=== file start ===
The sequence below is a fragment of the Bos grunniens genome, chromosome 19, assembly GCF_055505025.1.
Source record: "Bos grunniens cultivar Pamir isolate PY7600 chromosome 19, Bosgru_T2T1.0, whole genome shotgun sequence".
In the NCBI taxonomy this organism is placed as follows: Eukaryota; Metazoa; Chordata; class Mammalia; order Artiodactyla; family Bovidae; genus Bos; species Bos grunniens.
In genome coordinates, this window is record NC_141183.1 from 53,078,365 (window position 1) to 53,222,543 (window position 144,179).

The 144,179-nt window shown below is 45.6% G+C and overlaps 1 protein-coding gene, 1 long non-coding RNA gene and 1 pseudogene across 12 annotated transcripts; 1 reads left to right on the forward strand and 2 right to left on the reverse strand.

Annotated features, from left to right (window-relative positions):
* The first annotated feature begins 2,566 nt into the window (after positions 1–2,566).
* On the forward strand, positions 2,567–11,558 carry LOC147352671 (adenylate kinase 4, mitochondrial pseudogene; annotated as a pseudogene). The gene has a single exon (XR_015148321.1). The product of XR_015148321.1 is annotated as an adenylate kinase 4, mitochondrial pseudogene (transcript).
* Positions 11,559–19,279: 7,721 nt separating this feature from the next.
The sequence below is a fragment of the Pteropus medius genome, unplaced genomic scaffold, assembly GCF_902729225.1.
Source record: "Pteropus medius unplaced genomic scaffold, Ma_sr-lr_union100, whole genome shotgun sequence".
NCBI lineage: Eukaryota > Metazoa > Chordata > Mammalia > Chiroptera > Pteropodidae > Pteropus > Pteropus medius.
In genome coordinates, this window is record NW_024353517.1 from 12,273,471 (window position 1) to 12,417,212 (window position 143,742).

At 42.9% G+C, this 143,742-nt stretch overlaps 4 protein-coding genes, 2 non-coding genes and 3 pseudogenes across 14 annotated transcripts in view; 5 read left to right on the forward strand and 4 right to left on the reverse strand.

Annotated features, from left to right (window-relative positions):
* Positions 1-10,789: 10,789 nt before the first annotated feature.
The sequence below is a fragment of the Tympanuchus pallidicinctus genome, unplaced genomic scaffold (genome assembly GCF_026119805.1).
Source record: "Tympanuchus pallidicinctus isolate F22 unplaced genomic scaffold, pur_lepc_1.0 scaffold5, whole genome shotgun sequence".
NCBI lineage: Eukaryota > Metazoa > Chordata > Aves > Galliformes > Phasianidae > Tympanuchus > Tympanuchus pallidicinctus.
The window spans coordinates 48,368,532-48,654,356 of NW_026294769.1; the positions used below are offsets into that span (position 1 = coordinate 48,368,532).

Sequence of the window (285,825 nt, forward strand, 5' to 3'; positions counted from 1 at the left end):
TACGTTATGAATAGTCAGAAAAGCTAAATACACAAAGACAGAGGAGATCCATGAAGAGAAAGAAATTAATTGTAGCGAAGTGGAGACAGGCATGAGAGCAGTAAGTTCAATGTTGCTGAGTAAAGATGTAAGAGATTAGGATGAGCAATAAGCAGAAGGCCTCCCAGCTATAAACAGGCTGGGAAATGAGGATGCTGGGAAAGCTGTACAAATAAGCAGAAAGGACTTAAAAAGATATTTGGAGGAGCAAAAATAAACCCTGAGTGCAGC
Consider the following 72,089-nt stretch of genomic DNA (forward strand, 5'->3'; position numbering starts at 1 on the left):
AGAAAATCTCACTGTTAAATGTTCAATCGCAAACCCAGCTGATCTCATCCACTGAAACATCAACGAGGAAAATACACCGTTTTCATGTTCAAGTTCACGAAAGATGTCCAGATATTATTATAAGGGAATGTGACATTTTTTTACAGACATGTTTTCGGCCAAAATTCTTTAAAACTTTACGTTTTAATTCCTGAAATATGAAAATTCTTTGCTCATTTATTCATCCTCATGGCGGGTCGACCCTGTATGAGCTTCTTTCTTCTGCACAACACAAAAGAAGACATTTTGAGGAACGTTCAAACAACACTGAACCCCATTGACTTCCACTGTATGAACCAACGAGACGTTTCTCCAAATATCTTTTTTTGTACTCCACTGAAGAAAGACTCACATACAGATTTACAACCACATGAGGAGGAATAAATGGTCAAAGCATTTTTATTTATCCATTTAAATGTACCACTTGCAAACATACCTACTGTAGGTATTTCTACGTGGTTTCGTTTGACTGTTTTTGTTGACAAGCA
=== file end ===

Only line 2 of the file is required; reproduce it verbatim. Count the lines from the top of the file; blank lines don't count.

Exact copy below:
Source record: "Bos grunniens cultivar Pamir isolate PY7600 chromosome 19, Bosgru_T2T1.0, whole genome shotgun sequence".